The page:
With full orchestra in tow, Foxygen’s Sam France and Jonathan Rado deliver an absurdly overblown, gloriously over-the-top album celebrating all of pop's excesses without the slightest hint of ironic detachment.
For a band perpetually on the verge of packing it in, Foxygen have, with Hang, delivered a solidly declarative statement, one struck through with a level of commitment and dazzling confidence not seen since the era of overblown operatic pop they unabashedly ape throughout. Borrowing a page from the Meatloaf/Jim Steinman/Todd Rundgren playbook, Sam France and Jonathan Rado up the ante in nearly every conceivable aspect of their sound, resulting in their biggest, most lavishly composed genre pastiche yet.
After the transitional nature of 2014’s …And Star Power and the questionable status of the band following their now apparently tongue-in-cheek “Farewell Tour", the prospect of the group coming back with any statement, let alone one as monumental as this, was seriously in doubt. And yet here they are in 2017 going for broke and a complete and total disregard for prevailing trends, embracing some of pop’s most overinflated tropes without the slightest hint of ironic detachment. In other words, Hang represents the work of pop’s equivalent of the consummate thrift store denizens coming out lavishly decked out in their gaudiest finest.
Intricate, overblown arrangements make Hang ludicrously big and pompous, yet there’s enough levity present to prevent it from becoming a bloated disaster. Instead, it’s a wickedly fun romp through the more esoteric reaches of the last 100 years of popular music with a heavy emphasis on theatricality. Given the current generation of musicians’ penchant for cultural recycling and unbridled nostalgia, it simply serves to make sense that a band like Foxygen, one who has built their entire career around nostalgic pilfering, would craft the ideal culmination of cultural re-appropriation. It’s a silly, far-from-self-serious pastiche that borrows from scores of artists and ideas across its eight tracks.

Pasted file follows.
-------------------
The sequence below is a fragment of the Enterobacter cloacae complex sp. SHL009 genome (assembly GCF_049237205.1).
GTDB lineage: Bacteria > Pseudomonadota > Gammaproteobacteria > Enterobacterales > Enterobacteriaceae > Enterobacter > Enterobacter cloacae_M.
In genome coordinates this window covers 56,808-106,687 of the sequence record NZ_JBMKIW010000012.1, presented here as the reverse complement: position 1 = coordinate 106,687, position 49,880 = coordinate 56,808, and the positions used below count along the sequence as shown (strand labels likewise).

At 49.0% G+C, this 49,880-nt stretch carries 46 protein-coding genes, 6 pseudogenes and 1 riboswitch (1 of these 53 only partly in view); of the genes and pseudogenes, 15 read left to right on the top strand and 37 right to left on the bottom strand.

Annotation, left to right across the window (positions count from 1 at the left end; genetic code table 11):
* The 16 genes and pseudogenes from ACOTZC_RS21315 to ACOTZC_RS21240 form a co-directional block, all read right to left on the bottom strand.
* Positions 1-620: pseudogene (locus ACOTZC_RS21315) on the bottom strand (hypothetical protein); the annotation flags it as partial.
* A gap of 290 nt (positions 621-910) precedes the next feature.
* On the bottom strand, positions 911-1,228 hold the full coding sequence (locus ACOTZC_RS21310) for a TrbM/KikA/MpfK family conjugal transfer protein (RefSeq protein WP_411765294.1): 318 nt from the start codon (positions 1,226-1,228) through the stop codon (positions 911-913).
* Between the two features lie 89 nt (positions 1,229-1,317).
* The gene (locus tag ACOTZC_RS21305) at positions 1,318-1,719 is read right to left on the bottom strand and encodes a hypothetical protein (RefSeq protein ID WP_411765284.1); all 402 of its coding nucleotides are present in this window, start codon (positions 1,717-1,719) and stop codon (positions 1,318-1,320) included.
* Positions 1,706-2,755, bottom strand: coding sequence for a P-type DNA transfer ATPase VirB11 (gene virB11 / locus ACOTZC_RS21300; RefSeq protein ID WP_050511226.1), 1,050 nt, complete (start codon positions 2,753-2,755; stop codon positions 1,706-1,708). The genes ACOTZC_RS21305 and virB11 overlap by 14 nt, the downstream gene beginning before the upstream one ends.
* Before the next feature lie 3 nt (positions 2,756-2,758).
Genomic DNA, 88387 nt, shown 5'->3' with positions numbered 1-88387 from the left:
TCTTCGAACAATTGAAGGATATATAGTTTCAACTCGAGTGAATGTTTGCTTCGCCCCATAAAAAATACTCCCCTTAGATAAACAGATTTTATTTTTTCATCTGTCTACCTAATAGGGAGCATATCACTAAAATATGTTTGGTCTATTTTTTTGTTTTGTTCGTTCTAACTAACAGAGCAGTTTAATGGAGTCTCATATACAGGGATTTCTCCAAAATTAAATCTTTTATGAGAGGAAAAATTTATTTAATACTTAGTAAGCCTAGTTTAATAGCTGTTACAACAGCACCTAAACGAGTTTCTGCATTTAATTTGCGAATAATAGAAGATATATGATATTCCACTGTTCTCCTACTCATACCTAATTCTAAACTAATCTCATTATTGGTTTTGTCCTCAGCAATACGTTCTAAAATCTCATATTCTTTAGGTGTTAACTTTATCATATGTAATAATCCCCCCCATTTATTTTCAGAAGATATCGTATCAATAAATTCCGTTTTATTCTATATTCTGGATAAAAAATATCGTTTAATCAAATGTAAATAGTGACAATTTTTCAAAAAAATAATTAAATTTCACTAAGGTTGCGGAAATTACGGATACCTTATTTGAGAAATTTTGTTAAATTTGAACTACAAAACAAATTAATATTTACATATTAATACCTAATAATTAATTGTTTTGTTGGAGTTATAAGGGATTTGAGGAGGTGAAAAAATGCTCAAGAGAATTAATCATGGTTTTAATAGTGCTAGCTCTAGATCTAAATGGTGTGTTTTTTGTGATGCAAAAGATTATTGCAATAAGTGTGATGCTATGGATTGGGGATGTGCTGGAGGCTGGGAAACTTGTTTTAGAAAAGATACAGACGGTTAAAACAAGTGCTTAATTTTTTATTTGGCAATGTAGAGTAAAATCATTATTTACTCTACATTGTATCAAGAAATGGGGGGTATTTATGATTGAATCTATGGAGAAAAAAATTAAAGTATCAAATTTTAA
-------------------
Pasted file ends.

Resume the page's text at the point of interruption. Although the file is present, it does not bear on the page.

Indeed, France’s vocal vacillation between Bowie, Reed, and Jagger makes “spot the musical reference” all the more disorienting. On “Avalon",for instance, the backing vocals suddenly break into the melody from ABBA’s “Waterloo” while the rest of the band plows ahead, going full bore into an amalgamation of Tin Pan Alley, early rock ‘n’ roll, show tunes, jazz, and whateverthefuckelse they can cram in. Similarly, “Mrs. Adams” effortlessly flits between Lou Reed, Pulp, Elvis Costello, the Rolling Stones and standard issue AOR, all within its four-and-a-half-minute runtime. This approach holds true for the whole of Hang, the band gleefully picking and choosing from the last half century plus of pop music to create a modern-day musical Frankenstein’s monster of songs, personas, and styles.
Making full use of the large orchestra at their disposal, France and Rado pack each and every track to the point of bursting, the grandiosity of each threatening to cause the whole thing to unravel. Given their complete and total commitment to the gimmick (if we can even call it that at this point), it never once falters. Instead, from opening track “Follow the Leader” on, they barrel through each track with a gaudy style and sophistication befitting everyone from the aforementioned Meat Loaf to Sparks to Harry Nilsson and all pop sophisticate points in between. It’s not for nothing that they refer to Hang as their first proper studio album: here they completely abandon their bedroom pop aesthetic for complete and total studio excess.
Given the sheer amount of music going on within each, it takes more than a few listens to unpack everything fully in each. Despite this intricacy and attention to detail, Foxygen never lose sight of the point of pop music in general and ensure each carries with it an easily identifiable melody and structure that can be enjoyed cursorily as a whole as well as on a more microscopic level (see in particular the gorgeous “On Lankershim”). It is through this type of carefully selected appropriation of some of the best elements of pop song craft that they have managed to distil the very essence of pop’s potential when functioning at its best, most cerebral levels. Nowhere is this perhaps more evident than on the absurdly idea-saturated, stylistic whiplash that is “America", as song as multifaceted and unpredictable as the titular nation itself.
Hang is the sound of a group of pop music pirates taking their nostalgia-steeped aesthetic to its gloriously overblown conclusion. Holding absolutely nothing back, Foxygen deliver an absurdly grandiose album that should not work nearly as well as it does. Hang is the type of album for which the sobriquet “pop masterpiece” was intended. Because of exactly this point, it will prove equally divisive with listeners flocking to one extreme reaction or the other; the is no middle ground in one’s opinion of the album, nor should there be. Those who enjoy their pop music ludicrously larger than life will no doubt find a new favorite in Hang, while those who prefer a certain level of self-seriousness will likely despise each and every moment herein. Regardless, Hang is truly something to behold in all its grandiosity and pompous pure pop bombast.